Finding God’s will

January 6, 2010 at 8:04 am 1 comment

Has anyone else worked themselves into a tizzy trying to figure out what God’s will is?  For my life, for the college I’m supposed to go to, the major and career I should have, the friends I should make?  Yes?  Good; I’m not alone. 

I don’t know about you, but it sometimes seems like God is playing hide-and-seek with me.  Except, I really can’t compete with the God of the Universe, so it’s a little bit unfair.  Even clinging to verses that tell me to pray for wisdom and understanding, and that in asking we shall receive doesn’t help too much.  I’m still spinning around in a circle, paralyzed to do anything in case it’s all a mistake and that’s actually the wrong choice. 

One little message: Forget about His will for your life!

I know, that sounds awfully heretical.  But I didn’t say it.  Francis Chan does in his book Crazy LoveHere’s how he continues:

“I see it as a misguided way of thinking and talking.  There are very few people in the Scriptures who received their life plan from God in advance (or even their five-year plan, for that matter!) […] think a lot of us need to forget about God’s will for my life.  God cares more about our response to His Spirit’s leading today, in this moment, than about what we intend to do next year. In fact, the decisions we make next year will be profoundly affected by the degree to which we submit to the Spirit right now, in today’s decisions.  It is easy to use the phrase ‘God’s will for my life’ as an excuse for inaction or even disobedience.  It’s much less demanding to think about God’s will for your future than it is to ask Him what He wants you to do in the next ten minutes.  It’s safer to commit to following Him someday instead of this day.

“To be honest, I believe part of the desire to ‘know God’s will for my life’ is birthed in fear and results in paralysis.  We are scared to make mistakes, so we fret over figuring out God’s will.  We wonder what living according to His will would actually look and feel like, and we are scared to find out.  We forget that we were never promised a twenty-year plan of action; instead, God promises multiple times in Scripture never to leave us or forsake us.”  (p. 191-193)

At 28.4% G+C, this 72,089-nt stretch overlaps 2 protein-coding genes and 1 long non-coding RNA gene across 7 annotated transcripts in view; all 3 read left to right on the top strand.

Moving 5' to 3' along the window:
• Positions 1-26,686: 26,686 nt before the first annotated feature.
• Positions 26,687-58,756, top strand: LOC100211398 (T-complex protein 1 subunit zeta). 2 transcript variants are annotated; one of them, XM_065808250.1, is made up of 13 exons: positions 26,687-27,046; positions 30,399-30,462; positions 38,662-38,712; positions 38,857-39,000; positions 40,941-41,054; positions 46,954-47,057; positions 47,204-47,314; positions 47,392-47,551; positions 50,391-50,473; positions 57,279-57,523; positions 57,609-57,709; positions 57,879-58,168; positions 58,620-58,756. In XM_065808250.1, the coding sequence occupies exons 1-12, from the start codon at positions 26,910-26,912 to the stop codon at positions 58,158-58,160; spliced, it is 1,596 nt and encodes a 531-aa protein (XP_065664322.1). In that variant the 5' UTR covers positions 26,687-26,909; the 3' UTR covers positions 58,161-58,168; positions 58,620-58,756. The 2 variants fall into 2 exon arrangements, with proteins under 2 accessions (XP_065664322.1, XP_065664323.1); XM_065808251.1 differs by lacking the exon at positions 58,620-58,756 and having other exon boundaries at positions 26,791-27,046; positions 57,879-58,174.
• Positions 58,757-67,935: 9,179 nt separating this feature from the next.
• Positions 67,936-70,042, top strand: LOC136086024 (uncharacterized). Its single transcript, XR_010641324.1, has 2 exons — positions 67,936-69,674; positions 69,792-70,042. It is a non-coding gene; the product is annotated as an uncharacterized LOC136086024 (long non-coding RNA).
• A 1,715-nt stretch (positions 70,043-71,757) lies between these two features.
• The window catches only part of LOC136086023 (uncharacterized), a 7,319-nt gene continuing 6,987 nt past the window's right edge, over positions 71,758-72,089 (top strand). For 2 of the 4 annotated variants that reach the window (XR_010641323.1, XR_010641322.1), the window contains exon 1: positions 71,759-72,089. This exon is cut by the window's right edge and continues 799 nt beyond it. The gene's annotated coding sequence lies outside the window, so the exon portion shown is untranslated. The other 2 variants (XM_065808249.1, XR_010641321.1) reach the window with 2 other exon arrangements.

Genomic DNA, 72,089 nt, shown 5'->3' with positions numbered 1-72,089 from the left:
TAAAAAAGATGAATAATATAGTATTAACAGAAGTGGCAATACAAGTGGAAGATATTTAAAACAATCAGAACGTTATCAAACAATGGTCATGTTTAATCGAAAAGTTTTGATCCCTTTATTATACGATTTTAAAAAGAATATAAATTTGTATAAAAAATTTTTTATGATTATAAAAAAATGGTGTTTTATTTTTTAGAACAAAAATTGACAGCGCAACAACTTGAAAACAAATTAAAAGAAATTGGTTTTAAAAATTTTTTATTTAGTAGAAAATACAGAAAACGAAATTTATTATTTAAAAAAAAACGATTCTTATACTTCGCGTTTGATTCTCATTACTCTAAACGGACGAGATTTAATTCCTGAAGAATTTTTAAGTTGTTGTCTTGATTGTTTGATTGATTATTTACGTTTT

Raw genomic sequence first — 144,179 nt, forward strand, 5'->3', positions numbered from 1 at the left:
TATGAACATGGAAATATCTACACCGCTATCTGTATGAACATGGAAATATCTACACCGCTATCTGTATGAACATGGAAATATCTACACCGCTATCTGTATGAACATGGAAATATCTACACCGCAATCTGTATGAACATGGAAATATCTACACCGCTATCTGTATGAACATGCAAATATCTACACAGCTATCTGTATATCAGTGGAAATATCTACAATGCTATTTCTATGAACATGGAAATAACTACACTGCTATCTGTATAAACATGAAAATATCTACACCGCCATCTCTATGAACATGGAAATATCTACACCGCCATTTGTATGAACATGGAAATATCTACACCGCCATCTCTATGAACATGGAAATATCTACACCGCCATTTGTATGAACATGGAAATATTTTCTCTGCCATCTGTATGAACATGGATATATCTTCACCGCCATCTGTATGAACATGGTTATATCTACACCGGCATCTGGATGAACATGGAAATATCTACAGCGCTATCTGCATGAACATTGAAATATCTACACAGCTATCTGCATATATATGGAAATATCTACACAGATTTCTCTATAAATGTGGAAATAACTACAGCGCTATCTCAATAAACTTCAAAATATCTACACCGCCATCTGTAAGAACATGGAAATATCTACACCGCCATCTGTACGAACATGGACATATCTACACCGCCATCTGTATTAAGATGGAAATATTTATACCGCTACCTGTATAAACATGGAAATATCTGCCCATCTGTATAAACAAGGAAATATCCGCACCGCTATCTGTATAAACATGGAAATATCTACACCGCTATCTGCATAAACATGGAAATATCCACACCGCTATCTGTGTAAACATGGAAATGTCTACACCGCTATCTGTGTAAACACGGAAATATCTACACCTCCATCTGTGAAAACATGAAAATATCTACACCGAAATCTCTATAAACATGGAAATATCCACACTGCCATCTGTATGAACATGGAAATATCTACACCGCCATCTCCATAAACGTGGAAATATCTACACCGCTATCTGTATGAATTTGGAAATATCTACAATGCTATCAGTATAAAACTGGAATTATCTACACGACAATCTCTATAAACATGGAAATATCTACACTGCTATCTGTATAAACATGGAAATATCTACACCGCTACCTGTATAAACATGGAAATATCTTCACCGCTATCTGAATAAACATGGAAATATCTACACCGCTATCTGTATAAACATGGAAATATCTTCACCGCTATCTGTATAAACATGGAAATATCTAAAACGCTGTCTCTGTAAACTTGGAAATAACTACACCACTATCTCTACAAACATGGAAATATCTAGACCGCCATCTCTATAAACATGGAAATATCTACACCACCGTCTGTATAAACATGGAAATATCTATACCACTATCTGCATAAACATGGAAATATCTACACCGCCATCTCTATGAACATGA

I think that means I should stop sitting around and talking about “someday”.  Someday, when God has comfortably confirmed and given me this number of  miraculous signs, I will be living in His will and doing those things.  I think the point is that I should start realizing that I’m not supposed to be living in the eternal “someday”.  I’ve been given today to live, nothing more.  I should be seeking to do His will today.  Yet again – how do we find His will for today?  What about the actual decisions we need to make  – sometimes major – today?   

He does have a plan and purpose for our lives – though as Chan points out, “the key is that He never promises to reveal those purposes all at once, in advance.”  But sometimes I don’t care about a life plan – I just want a little bit in advance.  Maybe through college and after college?  Or maybe I just want wisdom (actually, by “wisdom” I mean can’t-miss-it-skywriting) for right now, today, as I decide things like majors and activities and friends. 

So we actually do have decisions to make, and that writing on the wall – or sky – isn’t showing up.  (Maybe it’s in heavenly, invisible ink).  I’m not saying God doesn’t give us clear guidance to make decisions.  But I think most of us are confused as to what that guidance looks like.  We want a black-and-white yes or no. 

Lydia Brownback puts it wisely: “We want a blueprint for happiness, and we know God has the power to provide it. But God’s primary will for us is not circumstantial happiness, which is why our attempts to harness him for that purpose never quite work. […] Scripture is our blueprint for guidance, for knowing the will of God, and it gives us all we need to map out our lives. We don’t see that, however, because we are looking for steps, not principles. The Bible provides us with guidance principles—what pleases God and what does not, what is wise and what is foolish. It is by following these principles that we live out God’s will in our individual lives.” 

Principles, not steps.  The Bible offers no ten-point plan for “finding” God’s will (no, it’s behind that cloud!), and thus, circumstantial happiness.  Instead, it offers wisdom for the choices we will have to make.  (Yes, we have to make the choices).  God does have plans for us, but that doesn’t mean we have no choice and will robotically fulfill those plans.  Yet I think His plans are less about “Megan will take this job at this time and earn this much money and give this much money to this organization” than they are about soul-shaping.  “I will continually be making Megan into the perfect image of my Son, and I will work everything for her good and My glory.” 

So what are those principles that should govern our next ten minutes, and our next major (or minor) decision?  More on that tomorrow.

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Entry filed under: faith.

When Bigger Isn’t Better overwhelmed

1 Comment Add your own

  • 1. Becca Anne  |  January 15, 2010 at 3:31 am

    Megan, thank you.

    Thank you for being wise, for being gracious, for being funny and amazing and for sharing all of this with me. I needed to hear this.

    You are such an inspiration to me. And I love reading your posts, because I can just hear your voice in my head and it makes my heart happy 🙂

    Reply

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